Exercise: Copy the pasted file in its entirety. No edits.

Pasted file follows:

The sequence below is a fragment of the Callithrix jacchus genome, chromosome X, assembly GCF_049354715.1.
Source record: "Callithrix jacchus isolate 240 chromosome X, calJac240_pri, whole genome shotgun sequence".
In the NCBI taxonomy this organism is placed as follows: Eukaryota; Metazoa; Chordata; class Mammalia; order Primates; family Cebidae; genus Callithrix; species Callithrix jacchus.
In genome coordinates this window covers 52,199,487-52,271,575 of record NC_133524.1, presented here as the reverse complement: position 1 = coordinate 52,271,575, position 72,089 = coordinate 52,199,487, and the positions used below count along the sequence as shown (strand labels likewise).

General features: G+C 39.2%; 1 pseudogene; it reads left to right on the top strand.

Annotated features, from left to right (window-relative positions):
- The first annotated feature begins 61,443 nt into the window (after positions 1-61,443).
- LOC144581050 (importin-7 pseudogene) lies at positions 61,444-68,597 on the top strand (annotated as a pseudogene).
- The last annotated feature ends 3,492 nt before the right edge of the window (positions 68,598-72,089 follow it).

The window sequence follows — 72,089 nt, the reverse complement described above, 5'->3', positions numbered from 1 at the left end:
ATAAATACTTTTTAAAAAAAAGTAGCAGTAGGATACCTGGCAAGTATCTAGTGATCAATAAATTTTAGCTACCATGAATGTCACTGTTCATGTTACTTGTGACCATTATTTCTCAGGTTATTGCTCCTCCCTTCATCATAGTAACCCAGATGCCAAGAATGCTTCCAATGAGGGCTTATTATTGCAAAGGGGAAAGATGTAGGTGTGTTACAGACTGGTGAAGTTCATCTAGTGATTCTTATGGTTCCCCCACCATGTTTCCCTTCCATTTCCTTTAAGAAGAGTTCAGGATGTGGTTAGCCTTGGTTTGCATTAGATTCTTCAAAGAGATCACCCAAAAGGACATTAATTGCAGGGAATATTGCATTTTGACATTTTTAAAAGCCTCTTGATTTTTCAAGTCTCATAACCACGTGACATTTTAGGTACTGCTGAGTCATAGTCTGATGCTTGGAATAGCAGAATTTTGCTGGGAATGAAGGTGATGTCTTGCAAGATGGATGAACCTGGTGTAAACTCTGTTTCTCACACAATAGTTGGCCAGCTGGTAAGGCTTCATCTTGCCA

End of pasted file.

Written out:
The sequence below is a fragment of the Callithrix jacchus genome, chromosome X, assembly GCF_049354715.1.
Source record: "Callithrix jacchus isolate 240 chromosome X, calJac240_pri, whole genome shotgun sequence".
In the NCBI taxonomy this organism is placed as follows: Eukaryota; Metazoa; Chordata; class Mammalia; order Primates; family Cebidae; genus Callithrix; species Callithrix jacchus.
In genome coordinates this window covers 52,199,487-52,271,575 of record NC_133524.1, presented here as the reverse complement: position 1 = coordinate 52,271,575, position 72,089 = coordinate 52,199,487, and the positions used below count along the sequence as shown (strand labels likewise).

General features: G+C 39.2%; 1 pseudogene; it reads left to right on the top strand.

Annotated features, from left to right (window-relative positions):
- The first annotated feature begins 61,443 nt into the window (after positions 1-61,443).
- LOC144581050 (importin-7 pseudogene) lies at positions 61,444-68,597 on the top strand (annotated as a pseudogene).
- The last annotated feature ends 3,492 nt before the right edge of the window (positions 68,598-72,089 follow it).

The window sequence follows — 72,089 nt, the reverse complement described above, 5'->3', positions numbered from 1 at the left end:
ATAAATACTTTTTAAAAAAAAGTAGCAGTAGGATACCTGGCAAGTATCTAGTGATCAATAAATTTTAGCTACCATGAATGTCACTGTTCATGTTACTTGTGACCATTATTTCTCAGGTTATTGCTCCTCCCTTCATCATAGTAACCCAGATGCCAAGAATGCTTCCAATGAGGGCTTATTATTGCAAAGGGGAAAGATGTAGGTGTGTTACAGACTGGTGAAGTTCATCTAGTGATTCTTATGGTTCCCCCACCATGTTTCCCTTCCATTTCCTTTAAGAAGAGTTCAGGATGTGGTTAGCCTTGGTTTGCATTAGATTCTTCAAAGAGATCACCCAAAAGGACATTAATTGCAGGGAATATTGCATTTTGACATTTTTAAAAGCCTCTTGATTTTTCAAGTCTCATAACCACGTGACATTTTAGGTACTGCTGAGTCATAGTCTGATGCTTGGAATAGCAGAATTTTGCTGGGAATGAAGGTGATGTCTTGCAAGATGGATGAACCTGGTGTAAACTCTGTTTCTCACACAATAGTTGGCCAGCTGGTAAGGCTTCATCTTGCCA